With the web/wifi-based controllers, they are SUPPOSED TO not only play catch up on the watering (as the Rainbird does) but also to use DAILY weather forecast to modify the watering schedule on the fly. I believe the Rachio does this mostly. Where the Rachio’s current algorithm falls short is it doesn’t use DAILY temperature forecast to modify the schedules. Its Water Budgeting only modifies the schedules based on weather forecast every week in the latest version. It’s almost like season adjustment. The Water Intelligence is used primarily to delay and/or defer watering if rain is predicted, but based on the posts I have read, Water Intelligence doesn’t use temperature forecast to modify the schedules on a daily basis. So if the reservoir around the root ball is already close to needing water and Water Intelligence happens to tell the Rachio to skip watering because of rain forecast, everything would be fine as long as the rain forecast is accurate. If the rain forecast is wrong for a few days in a row and if the temperature suddenly warms up (faster than the Rachio’s algorithm reacts with its weekly Water Budgeting algorithm), the plants can wilt. I have only been reading the older posts and so possibly the newest software release from Rachio has already taken care of this scenario.

The point I am trying to make with this long post is I want to see wifi-web based controllers such as Rachio to use temperature forecast on a DAILY basis to adjust the watering schedule and to use the reservoir concept. I don’t believe the Rachio fully utilizes the reservoir concept. To fully use the reservoir concept, the Rachio will also need to offer a local weather station that can capture CUMULATIVE rainfall data. Generally temperature forecasts are very accurate but rainfall predictions can be wildly off so a local tipping rain gauge is a must with these wifi/web-based controllers. I hope to see Rachio eventually offer a tipping rain gauge and temperature sensor.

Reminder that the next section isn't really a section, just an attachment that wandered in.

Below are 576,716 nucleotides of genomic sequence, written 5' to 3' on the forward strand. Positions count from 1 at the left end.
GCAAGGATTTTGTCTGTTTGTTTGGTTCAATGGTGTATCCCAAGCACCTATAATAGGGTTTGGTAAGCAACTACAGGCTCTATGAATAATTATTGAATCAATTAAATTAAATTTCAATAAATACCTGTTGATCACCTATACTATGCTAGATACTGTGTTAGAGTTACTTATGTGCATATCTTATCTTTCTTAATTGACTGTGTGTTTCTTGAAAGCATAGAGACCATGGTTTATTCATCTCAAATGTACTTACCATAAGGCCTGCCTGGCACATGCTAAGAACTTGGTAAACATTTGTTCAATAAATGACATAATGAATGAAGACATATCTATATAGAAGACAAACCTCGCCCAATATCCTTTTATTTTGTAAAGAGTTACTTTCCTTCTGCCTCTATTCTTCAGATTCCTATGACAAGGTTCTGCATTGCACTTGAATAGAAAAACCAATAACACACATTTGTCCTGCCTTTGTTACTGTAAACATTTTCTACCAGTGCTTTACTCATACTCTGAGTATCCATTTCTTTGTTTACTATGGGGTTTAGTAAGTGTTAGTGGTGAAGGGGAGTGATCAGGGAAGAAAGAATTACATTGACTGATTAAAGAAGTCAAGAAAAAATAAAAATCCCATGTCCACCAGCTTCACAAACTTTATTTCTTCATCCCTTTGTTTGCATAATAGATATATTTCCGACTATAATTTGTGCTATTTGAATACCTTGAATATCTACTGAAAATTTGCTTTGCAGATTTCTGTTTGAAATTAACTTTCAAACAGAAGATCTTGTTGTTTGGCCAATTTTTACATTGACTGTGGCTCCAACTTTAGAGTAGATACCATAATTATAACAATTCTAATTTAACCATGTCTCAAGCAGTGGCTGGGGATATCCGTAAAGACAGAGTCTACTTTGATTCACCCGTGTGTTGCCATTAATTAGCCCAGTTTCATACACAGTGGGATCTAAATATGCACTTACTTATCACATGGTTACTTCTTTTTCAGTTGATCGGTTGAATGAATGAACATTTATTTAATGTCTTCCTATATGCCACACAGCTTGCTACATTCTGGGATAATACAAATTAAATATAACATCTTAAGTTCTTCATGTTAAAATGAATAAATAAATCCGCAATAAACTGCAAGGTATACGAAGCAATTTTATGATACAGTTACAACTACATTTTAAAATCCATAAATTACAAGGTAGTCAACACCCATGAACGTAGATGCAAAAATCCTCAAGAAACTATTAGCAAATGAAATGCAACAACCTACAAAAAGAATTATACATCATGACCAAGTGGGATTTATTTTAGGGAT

Another feature I want to see in an ideal wifi/web-based controller is to allow the master valve to be selectable by zone rather than selectable globally. The master valve can be used to activate fertilizer injectors if it can be set based on zone. Certain zones, such as my Japanese maples, I put on a separate drip irrigation circuit because I don’t want to fertilize them. Better, professional models of non-wifi-based controllers have this feature.

I have been doing a lot of research to find the right wifi-based controller that is as smart as my Rainbird but I haven’t found it yet, so I am sticking with my Rainbird ESP-SMTe. For the time being I have paired a dumb Orbit controller with wireless remote control with my smart Rainbird controller so that I can use the remote function of the Orbit to control the Rainbird when I need to do maintenance on my drip irrigation system. The Rainbird is the primary controller. The Orbit is set to off and I only use its remote function. I am keeping my eyes open and if/when Rachio improves enough I may well buy one in the future.


#3

@peacock‌ Thanks for this post, I love this kind of dialogue. We are continually refining our models and algorithms to support everything you have posted on.

Our controller is being submitted to the EPA for WaterSense certification this week and we have added more advanced control like root zone depth, nozzle efficiency, management allowed depletion, available water on a zone by zone basis.

We have modified our water budgeting to now run weekly and it uses ET percent change to adjust minutes up or down assuming you have accurate baseline minutes. Think of a rolling trend-line.

Our weather intelligence (rain delay) also not only looks at observed rain fall but also if there is significant rain that falls outside of our 48 hour window we look at your ET minus precip deficit and determine if you can skip the next schedule.

We are capturing cumulative rainfall and ET data (observed from your closest weather station) every single day and storing this.

Our next revision of water budgeting/weather intelligence is moving more towards your statements and those two things (water budgeting/weather intelligence) will probably collapse into one. We have taken the last few months to study and optimize for watering efficiency.

I guess my ultimate point is that we have all of the data and ability to do exactly what you have talked about. We are taking a little more measured (i.e. conservative) approach and will roll out even more sophisticated changes in the next couple of months.

Thanks so much for opening this dialogue and please don’t ever hesitate to ask more questions or provide feedback.

Thanks! and have a great weekend.